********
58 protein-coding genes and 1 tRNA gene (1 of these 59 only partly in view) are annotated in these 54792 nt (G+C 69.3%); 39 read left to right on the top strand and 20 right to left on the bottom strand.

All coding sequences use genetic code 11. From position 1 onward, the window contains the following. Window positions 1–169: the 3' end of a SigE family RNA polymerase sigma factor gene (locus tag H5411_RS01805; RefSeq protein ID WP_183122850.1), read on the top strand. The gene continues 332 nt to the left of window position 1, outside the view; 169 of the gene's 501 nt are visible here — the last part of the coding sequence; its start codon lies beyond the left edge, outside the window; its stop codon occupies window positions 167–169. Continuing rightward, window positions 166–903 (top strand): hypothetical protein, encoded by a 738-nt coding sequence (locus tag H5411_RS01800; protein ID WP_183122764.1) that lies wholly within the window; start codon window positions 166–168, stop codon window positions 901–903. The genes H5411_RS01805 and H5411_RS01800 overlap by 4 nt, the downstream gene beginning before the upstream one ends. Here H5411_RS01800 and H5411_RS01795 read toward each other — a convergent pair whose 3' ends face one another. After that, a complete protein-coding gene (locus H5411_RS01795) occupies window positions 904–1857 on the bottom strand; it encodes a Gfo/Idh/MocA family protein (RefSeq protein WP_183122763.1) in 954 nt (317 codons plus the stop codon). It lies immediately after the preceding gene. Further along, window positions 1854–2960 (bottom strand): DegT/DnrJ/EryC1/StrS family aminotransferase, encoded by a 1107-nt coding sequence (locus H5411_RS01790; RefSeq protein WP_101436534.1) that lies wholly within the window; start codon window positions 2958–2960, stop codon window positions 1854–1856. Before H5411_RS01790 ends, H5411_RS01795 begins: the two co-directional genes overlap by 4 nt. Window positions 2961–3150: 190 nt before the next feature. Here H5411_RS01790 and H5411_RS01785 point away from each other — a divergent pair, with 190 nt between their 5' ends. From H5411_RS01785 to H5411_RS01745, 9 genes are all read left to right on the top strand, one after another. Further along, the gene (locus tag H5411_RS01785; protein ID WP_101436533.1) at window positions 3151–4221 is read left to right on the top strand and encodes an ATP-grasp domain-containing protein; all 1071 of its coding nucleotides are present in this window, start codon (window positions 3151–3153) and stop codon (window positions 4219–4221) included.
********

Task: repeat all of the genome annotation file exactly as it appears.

58 protein-coding genes and 1 tRNA gene (1 of these 59 only partly in view) are annotated in these 54792 nt (G+C 69.3%); 39 read left to right on the top strand and 20 right to left on the bottom strand.

All coding sequences use genetic code 11. From position 1 onward, the window contains the following. Window positions 1–169: the 3' end of a SigE family RNA polymerase sigma factor gene (locus tag H5411_RS01805; RefSeq protein ID WP_183122850.1), read on the top strand. The gene continues 332 nt to the left of window position 1, outside the view; 169 of the gene's 501 nt are visible here — the last part of the coding sequence; its start codon lies beyond the left edge, outside the window; its stop codon occupies window positions 167–169. Continuing rightward, window positions 166–903 (top strand): hypothetical protein, encoded by a 738-nt coding sequence (locus tag H5411_RS01800; protein ID WP_183122764.1) that lies wholly within the window; start codon window positions 166–168, stop codon window positions 901–903. The genes H5411_RS01805 and H5411_RS01800 overlap by 4 nt, the downstream gene beginning before the upstream one ends. Here H5411_RS01800 and H5411_RS01795 read toward each other — a convergent pair whose 3' ends face one another. After that, a complete protein-coding gene (locus H5411_RS01795) occupies window positions 904–1857 on the bottom strand; it encodes a Gfo/Idh/MocA family protein (RefSeq protein WP_183122763.1) in 954 nt (317 codons plus the stop codon). It lies immediately after the preceding gene. Further along, window positions 1854–2960 (bottom strand): DegT/DnrJ/EryC1/StrS family aminotransferase, encoded by a 1107-nt coding sequence (locus H5411_RS01790; RefSeq protein WP_101436534.1) that lies wholly within the window; start codon window positions 2958–2960, stop codon window positions 1854–1856. Before H5411_RS01790 ends, H5411_RS01795 begins: the two co-directional genes overlap by 4 nt. Window positions 2961–3150: 190 nt before the next feature. Here H5411_RS01790 and H5411_RS01785 point away from each other — a divergent pair, with 190 nt between their 5' ends. From H5411_RS01785 to H5411_RS01745, 9 genes are all read left to right on the top strand, one after another. Further along, the gene (locus tag H5411_RS01785; protein ID WP_101436533.1) at window positions 3151–4221 is read left to right on the top strand and encodes an ATP-grasp domain-containing protein; all 1071 of its coding nucleotides are present in this window, start codon (window positions 3151–3153) and stop codon (window positions 4219–4221) included.